The Econophysics Blog

This blog is dedicated to exploring the application of quantiative tools from mathematics, physics, and other natural sciences to issues in finance, economics, and the social sciences. The focus of this blog will be on tools, methodology, and logic. This blog will also occasionally delve into philosophical issues surrounding quantitative finance and quantitative social science.

Friday, July 27, 2007

Derivatives, Leverage, and the Case of the Vanishing Bond Market Vigilantes

A recent article in The Economist -- Vanishing vigilantes: Why the markets may be undermining central banks (July 19, 2007) -- points out that the so-called bond market "vigilantes" that used to punish central banks for being soft on inflation have gone awol. Bond yields have been low even for countries that have incurred large current account deficits.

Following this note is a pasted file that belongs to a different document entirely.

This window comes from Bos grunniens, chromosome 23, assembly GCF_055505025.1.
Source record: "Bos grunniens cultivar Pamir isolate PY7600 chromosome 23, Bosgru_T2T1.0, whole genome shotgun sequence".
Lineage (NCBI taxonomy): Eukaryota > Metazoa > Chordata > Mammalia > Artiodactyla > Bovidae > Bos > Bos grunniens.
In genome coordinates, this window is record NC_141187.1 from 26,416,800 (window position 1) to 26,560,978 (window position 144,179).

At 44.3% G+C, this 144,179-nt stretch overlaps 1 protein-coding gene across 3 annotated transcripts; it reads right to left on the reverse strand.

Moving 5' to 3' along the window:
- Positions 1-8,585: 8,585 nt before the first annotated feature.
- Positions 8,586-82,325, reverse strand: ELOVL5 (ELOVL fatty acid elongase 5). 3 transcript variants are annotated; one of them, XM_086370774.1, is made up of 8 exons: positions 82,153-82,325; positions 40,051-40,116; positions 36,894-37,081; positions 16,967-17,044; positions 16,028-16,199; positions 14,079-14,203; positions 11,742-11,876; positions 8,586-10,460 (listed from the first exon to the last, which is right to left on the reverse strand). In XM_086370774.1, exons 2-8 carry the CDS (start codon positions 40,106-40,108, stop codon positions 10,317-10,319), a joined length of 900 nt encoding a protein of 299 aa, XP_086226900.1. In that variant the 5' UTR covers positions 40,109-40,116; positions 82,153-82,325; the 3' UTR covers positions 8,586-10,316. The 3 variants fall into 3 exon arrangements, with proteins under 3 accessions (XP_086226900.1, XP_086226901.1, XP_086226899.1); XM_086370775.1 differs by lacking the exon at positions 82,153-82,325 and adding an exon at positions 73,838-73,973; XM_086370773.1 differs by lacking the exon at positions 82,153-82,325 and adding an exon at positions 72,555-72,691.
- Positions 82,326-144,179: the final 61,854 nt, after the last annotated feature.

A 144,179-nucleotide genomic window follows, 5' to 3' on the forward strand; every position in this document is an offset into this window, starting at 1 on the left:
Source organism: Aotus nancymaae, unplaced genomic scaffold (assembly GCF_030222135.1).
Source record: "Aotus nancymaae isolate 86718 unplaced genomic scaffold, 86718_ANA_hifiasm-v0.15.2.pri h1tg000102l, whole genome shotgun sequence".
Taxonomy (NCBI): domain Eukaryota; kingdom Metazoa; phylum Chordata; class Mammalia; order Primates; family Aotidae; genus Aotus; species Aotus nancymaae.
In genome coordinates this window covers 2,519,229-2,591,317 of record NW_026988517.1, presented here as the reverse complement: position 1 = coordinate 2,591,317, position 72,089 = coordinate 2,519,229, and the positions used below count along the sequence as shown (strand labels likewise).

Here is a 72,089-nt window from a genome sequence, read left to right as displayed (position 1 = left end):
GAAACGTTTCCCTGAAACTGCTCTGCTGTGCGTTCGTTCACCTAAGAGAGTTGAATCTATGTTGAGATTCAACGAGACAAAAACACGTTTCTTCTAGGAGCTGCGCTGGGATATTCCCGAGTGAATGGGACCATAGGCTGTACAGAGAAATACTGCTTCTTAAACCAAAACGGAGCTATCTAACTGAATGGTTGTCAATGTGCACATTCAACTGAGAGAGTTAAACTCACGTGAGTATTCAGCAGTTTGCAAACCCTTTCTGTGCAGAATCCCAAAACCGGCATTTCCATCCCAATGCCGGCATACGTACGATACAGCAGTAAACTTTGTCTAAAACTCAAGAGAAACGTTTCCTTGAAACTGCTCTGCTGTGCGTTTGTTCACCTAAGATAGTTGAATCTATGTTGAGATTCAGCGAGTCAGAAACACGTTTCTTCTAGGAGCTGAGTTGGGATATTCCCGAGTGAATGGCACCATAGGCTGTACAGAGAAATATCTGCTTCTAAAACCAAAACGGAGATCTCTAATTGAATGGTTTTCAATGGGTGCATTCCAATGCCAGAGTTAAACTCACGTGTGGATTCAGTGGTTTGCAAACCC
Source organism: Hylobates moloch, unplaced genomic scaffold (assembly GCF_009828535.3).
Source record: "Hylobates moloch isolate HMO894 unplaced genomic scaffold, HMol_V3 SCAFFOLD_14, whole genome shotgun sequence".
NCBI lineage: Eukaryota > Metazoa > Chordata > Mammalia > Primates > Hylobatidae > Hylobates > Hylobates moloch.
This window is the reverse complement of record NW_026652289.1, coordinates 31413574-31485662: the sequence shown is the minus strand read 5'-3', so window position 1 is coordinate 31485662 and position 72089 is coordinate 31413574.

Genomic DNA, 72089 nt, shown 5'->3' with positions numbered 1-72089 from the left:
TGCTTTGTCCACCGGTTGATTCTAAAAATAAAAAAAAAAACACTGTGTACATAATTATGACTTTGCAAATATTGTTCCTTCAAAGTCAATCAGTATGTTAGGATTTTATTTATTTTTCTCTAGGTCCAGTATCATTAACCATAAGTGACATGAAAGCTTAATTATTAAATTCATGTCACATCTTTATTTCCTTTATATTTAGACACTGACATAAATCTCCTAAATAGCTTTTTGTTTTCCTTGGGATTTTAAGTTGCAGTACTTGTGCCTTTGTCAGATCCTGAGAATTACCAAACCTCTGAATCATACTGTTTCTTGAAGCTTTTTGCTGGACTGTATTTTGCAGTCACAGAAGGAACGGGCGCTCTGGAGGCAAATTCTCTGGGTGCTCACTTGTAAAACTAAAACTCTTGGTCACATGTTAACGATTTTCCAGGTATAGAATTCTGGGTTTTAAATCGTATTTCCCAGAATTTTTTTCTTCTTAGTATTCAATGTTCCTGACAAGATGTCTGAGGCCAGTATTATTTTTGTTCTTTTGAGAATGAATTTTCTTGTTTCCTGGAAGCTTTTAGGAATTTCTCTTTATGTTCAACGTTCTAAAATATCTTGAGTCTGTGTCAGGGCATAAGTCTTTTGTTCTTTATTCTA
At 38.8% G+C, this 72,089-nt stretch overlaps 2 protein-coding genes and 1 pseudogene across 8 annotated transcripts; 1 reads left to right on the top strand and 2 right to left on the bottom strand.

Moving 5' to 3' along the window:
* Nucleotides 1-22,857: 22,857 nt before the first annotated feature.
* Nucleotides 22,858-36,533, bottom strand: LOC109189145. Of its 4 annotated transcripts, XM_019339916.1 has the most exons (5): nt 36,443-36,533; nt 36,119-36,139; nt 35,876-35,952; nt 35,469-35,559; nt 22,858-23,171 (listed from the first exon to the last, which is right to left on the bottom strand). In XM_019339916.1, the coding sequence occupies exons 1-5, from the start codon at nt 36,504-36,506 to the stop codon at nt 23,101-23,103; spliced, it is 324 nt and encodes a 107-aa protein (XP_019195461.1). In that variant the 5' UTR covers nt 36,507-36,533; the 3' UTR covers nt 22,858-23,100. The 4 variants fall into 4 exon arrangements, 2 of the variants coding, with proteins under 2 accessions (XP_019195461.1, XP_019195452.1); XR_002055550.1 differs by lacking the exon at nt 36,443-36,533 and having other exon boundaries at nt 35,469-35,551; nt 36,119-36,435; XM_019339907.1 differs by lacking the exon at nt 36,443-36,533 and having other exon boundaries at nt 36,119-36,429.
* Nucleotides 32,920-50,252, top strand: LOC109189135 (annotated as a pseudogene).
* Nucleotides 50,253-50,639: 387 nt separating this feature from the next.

One of the reasons offered by the article for this phenomena is that financial derivatives have allowed traders to take on greater leverage. This leverage has increased the prices of bonds (or assets linked to them) and that, conversely, means lower yields. This phenomena, along with the carry trade (where traders borrow in low-yielding currencies and invest in higher yielding ones), may have contributed to the case of the vanishing vigilantes.

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